Also if you'd like to help me out please vote for me to win a chance to have my own recording and be feautured on the cooking show Delicioso on "Univision" by voting for me in the below link. It is one of my dreams to be in something like that :)


Mamey said...

Nathan...Happy 2011...acabo de votar por ti. La carne con papas tambien sale bien con ternera...veal with potatoes, plus olives.

Mamey said...

Also...just saw your #5 red bean's another one that is yummy: use oxtail.

Nathan said...

Sounds yummy I've seen a video on making red bean potaje using oxtails looks delicious they call it "Alubias Rojas Con Cola de Toro" very similar to our style has the olive oil, garlic, onion, bell peppers, and tomato, but everything is boiled together whole, then it is passed through a food mill and it is seasoned with Pimenton de la Vera and salt. Oh and just potatoes. I've been eyeballing that video since last year just haven't gotten to making it :) someday though

like you I'd probably call it "Potaje de Colorados Con Rabo" ha ha. It's suppose to be a dish typical of Sevilla, Spain.

I don't have a pressure cooker though so I'd probably cook the oxtails 1 1/2 hrs with water, a little salt, bay leaves, and onion. Then add the beans later and cook an additional 1 1/2- 2 hrs, when almost tender a good sofrito w/ tomato and season with Pimenton or cumin.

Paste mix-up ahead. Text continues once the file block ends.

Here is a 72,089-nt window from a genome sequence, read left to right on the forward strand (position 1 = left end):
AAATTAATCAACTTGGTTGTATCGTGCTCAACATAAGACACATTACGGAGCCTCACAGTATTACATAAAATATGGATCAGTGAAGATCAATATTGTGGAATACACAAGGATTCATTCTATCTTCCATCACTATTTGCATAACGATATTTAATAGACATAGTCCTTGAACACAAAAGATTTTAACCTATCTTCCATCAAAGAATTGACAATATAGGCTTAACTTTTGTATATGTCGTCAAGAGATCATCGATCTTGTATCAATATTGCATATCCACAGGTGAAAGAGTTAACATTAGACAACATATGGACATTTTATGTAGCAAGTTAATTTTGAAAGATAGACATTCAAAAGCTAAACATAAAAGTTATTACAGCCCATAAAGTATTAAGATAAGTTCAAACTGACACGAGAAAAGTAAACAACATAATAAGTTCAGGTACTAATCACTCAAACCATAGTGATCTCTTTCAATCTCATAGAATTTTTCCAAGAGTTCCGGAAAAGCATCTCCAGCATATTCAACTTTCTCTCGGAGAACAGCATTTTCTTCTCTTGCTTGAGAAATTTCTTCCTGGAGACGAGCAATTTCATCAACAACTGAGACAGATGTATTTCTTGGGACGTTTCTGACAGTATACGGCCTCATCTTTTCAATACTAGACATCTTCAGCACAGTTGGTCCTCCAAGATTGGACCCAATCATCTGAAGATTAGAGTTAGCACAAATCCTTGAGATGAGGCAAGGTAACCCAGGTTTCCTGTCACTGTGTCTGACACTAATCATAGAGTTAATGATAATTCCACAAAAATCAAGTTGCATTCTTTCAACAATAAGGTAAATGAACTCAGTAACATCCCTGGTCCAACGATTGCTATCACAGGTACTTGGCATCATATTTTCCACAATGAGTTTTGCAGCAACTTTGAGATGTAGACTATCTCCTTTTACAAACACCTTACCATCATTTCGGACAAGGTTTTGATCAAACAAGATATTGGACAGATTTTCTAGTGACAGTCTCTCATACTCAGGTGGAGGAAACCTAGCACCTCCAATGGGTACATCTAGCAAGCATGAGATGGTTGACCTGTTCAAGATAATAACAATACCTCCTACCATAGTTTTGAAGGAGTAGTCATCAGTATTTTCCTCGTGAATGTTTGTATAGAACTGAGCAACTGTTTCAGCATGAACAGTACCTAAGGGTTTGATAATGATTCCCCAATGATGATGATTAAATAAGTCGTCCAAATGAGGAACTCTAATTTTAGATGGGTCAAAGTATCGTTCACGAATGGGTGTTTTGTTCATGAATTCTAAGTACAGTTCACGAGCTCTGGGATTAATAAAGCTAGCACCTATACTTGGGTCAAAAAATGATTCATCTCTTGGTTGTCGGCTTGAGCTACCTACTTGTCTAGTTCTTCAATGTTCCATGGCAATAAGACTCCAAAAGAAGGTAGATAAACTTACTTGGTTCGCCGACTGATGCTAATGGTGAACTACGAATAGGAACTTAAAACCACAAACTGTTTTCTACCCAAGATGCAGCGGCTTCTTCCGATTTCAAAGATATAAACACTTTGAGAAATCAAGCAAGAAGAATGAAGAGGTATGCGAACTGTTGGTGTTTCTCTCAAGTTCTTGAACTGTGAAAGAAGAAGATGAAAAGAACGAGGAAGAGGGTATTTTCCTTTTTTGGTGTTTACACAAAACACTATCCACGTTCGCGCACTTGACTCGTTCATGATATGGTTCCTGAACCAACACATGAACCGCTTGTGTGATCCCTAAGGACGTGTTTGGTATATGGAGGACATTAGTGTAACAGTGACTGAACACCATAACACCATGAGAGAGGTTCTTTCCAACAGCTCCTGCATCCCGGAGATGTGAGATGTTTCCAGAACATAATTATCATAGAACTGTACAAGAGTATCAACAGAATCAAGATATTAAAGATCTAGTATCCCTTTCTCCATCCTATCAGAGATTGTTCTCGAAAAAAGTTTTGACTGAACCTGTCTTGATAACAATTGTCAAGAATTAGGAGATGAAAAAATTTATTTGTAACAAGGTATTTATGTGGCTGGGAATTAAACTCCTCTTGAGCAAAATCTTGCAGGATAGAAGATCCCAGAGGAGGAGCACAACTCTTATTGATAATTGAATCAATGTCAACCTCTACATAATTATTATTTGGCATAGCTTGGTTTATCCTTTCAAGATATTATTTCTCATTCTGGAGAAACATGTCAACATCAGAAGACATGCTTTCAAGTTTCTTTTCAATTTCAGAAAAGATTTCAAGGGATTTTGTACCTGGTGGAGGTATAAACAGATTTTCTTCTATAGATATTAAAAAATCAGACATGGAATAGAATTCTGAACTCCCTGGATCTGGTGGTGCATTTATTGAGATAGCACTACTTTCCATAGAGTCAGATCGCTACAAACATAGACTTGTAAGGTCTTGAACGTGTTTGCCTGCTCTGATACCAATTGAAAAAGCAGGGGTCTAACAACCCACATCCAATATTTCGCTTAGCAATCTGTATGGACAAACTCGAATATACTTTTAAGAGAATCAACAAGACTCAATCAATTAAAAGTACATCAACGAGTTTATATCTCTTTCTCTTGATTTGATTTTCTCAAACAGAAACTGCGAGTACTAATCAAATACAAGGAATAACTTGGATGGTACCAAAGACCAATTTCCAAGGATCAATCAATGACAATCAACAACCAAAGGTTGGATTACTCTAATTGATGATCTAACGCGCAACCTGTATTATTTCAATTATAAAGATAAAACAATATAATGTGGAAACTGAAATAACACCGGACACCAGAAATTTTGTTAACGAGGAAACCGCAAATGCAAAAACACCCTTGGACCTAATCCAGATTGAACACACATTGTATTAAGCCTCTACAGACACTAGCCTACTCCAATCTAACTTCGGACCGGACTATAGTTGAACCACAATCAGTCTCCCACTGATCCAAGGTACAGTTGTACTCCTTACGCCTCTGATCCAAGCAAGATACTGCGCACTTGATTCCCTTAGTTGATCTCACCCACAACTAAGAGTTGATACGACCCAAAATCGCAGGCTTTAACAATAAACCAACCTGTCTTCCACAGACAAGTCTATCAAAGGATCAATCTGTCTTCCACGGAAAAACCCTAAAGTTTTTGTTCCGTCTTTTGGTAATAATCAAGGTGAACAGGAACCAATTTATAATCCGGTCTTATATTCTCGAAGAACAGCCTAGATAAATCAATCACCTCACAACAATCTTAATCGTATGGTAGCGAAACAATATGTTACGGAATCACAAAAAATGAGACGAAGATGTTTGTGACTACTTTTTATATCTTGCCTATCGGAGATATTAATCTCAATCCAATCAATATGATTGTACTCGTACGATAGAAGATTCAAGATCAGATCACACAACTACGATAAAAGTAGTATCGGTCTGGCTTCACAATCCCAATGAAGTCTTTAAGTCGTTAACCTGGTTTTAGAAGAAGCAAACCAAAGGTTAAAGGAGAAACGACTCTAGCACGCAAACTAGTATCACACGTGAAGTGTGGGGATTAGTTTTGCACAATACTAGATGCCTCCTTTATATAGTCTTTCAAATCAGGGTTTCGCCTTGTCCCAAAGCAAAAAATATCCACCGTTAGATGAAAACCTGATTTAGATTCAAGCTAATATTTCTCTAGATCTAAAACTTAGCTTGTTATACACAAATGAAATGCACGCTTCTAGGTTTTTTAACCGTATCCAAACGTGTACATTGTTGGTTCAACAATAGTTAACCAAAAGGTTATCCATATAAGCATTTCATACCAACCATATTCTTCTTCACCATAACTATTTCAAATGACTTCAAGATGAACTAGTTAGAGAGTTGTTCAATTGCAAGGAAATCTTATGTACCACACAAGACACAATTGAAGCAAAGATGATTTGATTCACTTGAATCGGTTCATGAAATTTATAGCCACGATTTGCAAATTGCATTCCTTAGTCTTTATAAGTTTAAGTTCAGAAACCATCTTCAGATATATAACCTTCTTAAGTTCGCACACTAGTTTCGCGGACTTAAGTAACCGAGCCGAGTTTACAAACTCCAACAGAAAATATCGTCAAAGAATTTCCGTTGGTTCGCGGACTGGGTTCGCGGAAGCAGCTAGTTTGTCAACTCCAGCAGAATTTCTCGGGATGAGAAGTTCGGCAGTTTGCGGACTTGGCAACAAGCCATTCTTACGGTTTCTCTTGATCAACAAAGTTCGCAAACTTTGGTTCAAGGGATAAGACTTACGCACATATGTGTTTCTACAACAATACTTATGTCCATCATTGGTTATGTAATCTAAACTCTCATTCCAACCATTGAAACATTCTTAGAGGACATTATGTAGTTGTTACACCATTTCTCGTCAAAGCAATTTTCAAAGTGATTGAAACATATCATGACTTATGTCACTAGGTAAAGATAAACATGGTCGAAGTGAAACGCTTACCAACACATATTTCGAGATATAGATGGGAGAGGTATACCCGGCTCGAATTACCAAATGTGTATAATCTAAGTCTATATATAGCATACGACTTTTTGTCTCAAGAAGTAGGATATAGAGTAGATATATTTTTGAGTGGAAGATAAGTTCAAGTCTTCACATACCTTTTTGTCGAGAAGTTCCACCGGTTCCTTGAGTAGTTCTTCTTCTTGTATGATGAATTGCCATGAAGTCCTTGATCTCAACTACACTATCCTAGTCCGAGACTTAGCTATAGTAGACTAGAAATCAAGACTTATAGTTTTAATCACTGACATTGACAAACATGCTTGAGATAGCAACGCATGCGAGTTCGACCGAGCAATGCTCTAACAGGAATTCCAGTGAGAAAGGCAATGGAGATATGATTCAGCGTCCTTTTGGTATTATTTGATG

How do you make your Potaje w/ Rabo? Does it have the Calabaza and Papa in there too?

NORA said...

Hola Nathan! Ya he votado por tí!

Nomás vi este estofado y se me hizo agua la boca uy que ríco!

Sabes, la masa para el pan de muerto y la rosca es exactamente la misma formula.

Un abrazo de AÑO NUEVO!

Nathan said...

Gracias por el voto :) ya veo entonces porque me facinan las dos casi igual jaja. Mmmm siempre me encanta los meses finales del ano porque aqui las panaderias Mexicanas se llenan de pan de muerto, y luego unos meses despues esas deliciosas roscas.

Mamey said...

I brown a smal amount of olive oil the pieces of rabo (which have a dry rub of black pepper, salt, paprika, cumin, and oregano) and then add them to the already softened beans along with the sofrito and bay leaves. Before adding potatoes and calabaza I skim most of the fat off. To our typical sofrito of onions, garlic, and sweet peppers, I add carrots and celery (not too much of the latter). Sometimes I also add some medallions of Spanish chorizo for good measure. It's a hearty dish, but I still like it with rice and a main comelon, y no lo niego (I run almost everyday, so I deserve it).

Anonymous said...

Omg Love this, I was raised in Miami, and now live in a place where there are 1 maybe 2 spanish supermarkets, I long for my cuban cuisine, I however come from Ecuadorian parents, and the food from Ecuador is so different but good yummy. either way I would love to share recipes with you next time, but this comment is to say thank you for helping keep the traditional recipes going, because like me, I'm sure there are transplanted people who live in a place where our culture is scarce, and with your recipes, I can still have my comfort food, even though I can't step out of my front door to get it. thank you

Carolina_USMLE said...

You never disappoint me. I've cooked so far your carne con papas and arroz con pollo a la chorrera. Alabao! I'm graduating in Cuban food! (I'm Colombian-Italian).

Nathan said...

Glad your enjoyin the blog

Congrats ;)